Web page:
4. Preheat oven to 350 degrees. Put tart shells on a cookie sheet and remove plastic wrap. Weight down shells (I use mini silicone muffin cups for the smaller tartlets, and an individual-sized pie pan for the 4-inch tart. If you don't have anything suitable, you can put aluminum foil, sprayed with cooking spray, into each tartlet, and fill with pie weights or dried beans.)

5. Bake until the surface no longer looks wet and the edges start to change slightly in color, about a half an hour. Remove whatever weights you had in the shells and set aside to cool.

6. Rinse, dry, and hull your strawberries. Slice the pointy end off of an equal number of strawberries as you have tart shells; set aside. Slice these strawberries thinly. Arrange slices in a fan shape in each tart shell, then put a pointy end in the center. (You can slice and add more if you need them. This does not have to be all that precise.)

7. Cut remaining strawberries up into small pieces. If you are fortunate to have a working blender (alas! I am not!), you can puree these instead. If you are like me and your blender is broken, proceed to whack these strawberries mercilessly into bits with a potato masher.

8. Whisk sugar, cornstarch, and salt together in a medium saucepan, then whisk in water. Stir in the berry puree or mash, lemon juice, and butter. Bring the mixture to a simmer over medium high heat, stirring, for about a minute. Spoon the cooked berry mixture carefully into prepared shells over the raw strawberry slices. Try to ensure you glaze all the raw strawberry surfaces.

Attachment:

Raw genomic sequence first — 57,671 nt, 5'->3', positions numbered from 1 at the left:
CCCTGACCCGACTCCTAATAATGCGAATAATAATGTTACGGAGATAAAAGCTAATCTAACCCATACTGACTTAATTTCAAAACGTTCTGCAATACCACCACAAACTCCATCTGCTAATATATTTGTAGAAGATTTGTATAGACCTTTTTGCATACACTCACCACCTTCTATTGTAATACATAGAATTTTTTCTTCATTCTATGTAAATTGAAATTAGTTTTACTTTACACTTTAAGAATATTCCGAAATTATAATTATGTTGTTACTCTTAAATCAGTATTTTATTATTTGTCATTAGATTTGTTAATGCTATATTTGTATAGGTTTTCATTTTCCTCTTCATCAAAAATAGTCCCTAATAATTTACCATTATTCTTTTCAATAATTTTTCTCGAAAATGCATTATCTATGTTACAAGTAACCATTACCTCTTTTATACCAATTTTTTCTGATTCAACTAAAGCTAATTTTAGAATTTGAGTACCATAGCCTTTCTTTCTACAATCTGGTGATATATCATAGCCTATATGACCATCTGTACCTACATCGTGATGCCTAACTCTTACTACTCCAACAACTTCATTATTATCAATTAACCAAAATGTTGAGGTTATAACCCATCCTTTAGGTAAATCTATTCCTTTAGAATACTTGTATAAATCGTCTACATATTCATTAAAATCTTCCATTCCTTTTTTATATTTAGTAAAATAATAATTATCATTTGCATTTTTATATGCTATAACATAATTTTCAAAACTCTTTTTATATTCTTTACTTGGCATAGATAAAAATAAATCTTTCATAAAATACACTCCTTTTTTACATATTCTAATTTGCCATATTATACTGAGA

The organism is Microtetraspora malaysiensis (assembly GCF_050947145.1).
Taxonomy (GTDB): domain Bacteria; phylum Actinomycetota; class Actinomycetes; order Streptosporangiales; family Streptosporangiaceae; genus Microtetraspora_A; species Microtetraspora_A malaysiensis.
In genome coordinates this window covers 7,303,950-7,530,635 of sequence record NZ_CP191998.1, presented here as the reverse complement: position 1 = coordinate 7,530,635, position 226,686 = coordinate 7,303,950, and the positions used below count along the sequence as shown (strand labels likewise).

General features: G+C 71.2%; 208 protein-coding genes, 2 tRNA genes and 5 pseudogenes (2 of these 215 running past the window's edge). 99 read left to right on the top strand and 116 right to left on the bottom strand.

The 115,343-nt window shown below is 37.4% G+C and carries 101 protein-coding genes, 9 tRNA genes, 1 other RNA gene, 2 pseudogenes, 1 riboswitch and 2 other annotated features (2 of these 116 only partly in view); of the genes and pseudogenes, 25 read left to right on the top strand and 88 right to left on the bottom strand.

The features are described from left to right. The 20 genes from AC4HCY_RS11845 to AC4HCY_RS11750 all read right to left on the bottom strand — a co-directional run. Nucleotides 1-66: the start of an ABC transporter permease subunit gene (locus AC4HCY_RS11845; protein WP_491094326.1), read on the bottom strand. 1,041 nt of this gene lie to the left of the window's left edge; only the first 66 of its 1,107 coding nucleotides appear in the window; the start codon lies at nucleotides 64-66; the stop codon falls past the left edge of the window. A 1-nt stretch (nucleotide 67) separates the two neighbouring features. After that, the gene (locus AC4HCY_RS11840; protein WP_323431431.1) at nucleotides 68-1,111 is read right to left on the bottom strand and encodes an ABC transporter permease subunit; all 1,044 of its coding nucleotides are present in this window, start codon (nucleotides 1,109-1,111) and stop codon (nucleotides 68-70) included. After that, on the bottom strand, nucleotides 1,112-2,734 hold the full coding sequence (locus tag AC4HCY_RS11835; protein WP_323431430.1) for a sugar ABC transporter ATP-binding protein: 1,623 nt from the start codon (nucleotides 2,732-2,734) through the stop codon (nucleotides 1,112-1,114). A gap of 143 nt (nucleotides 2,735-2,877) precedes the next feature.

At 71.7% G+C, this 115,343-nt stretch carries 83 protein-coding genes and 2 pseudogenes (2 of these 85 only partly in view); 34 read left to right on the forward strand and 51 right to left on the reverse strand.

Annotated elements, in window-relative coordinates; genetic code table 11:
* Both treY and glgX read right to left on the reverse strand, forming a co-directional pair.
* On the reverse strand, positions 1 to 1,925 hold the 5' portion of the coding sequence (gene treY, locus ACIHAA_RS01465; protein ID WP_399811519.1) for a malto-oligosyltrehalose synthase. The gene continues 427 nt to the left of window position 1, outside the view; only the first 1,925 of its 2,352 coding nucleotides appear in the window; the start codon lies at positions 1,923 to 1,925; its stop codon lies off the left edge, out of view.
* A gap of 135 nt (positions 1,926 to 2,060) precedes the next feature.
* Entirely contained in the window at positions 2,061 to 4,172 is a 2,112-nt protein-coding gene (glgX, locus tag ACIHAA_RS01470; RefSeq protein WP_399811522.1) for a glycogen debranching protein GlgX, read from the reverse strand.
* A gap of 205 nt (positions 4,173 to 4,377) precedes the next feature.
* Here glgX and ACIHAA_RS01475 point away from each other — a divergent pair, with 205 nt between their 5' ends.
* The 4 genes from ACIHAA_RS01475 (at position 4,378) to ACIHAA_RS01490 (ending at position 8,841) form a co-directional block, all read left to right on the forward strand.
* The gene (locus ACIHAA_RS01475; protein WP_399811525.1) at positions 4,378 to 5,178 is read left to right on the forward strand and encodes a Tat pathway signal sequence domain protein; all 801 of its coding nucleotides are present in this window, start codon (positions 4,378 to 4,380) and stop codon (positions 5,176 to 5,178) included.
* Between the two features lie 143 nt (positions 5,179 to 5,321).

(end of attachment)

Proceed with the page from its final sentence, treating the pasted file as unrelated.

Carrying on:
9. Chill in the refrigerator for at least 4 hours to set the tartlets. If you have whipped cream, you can add that when you serve them.

This post is shared on:

Miz Helen’s Country Cottage

Romanian Mum Blog

7 comments:

  1. What great lunches and a delicious Tartlet's. Thank you so much for sharing with Full Plate Thursday and hope you have a fabulous week!
    Come Back Soon,
    Miz Helen

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  2. Seriously cute and delicious strawberry tartlets! Thanks for sharing this at Saturday Dishes! I'm pinning it for sure!

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  3. So many strawberry tarts are ruined due to copious amounts of thick gloomy custard - so refreshing to see one that doesn't include this! Will definitely give these a go. Thanks so much for joining in with #Foodiefriday x

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    1. Well, I do like custard, but these are basically just strawberry filling. :)

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  4. I never been brave enough to make a tart. Maybe I have to start soon! #FoodieFriday!

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  5. PS: what is your twitter and pinterest user name. I tried to tag you but can't find any....

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    1. I actually don't have Food for Dissertating linked to Twitter, and I keep intending to join Pinterest and not doing it! But thanks! Definitely do try tarts sometime. They're so fun!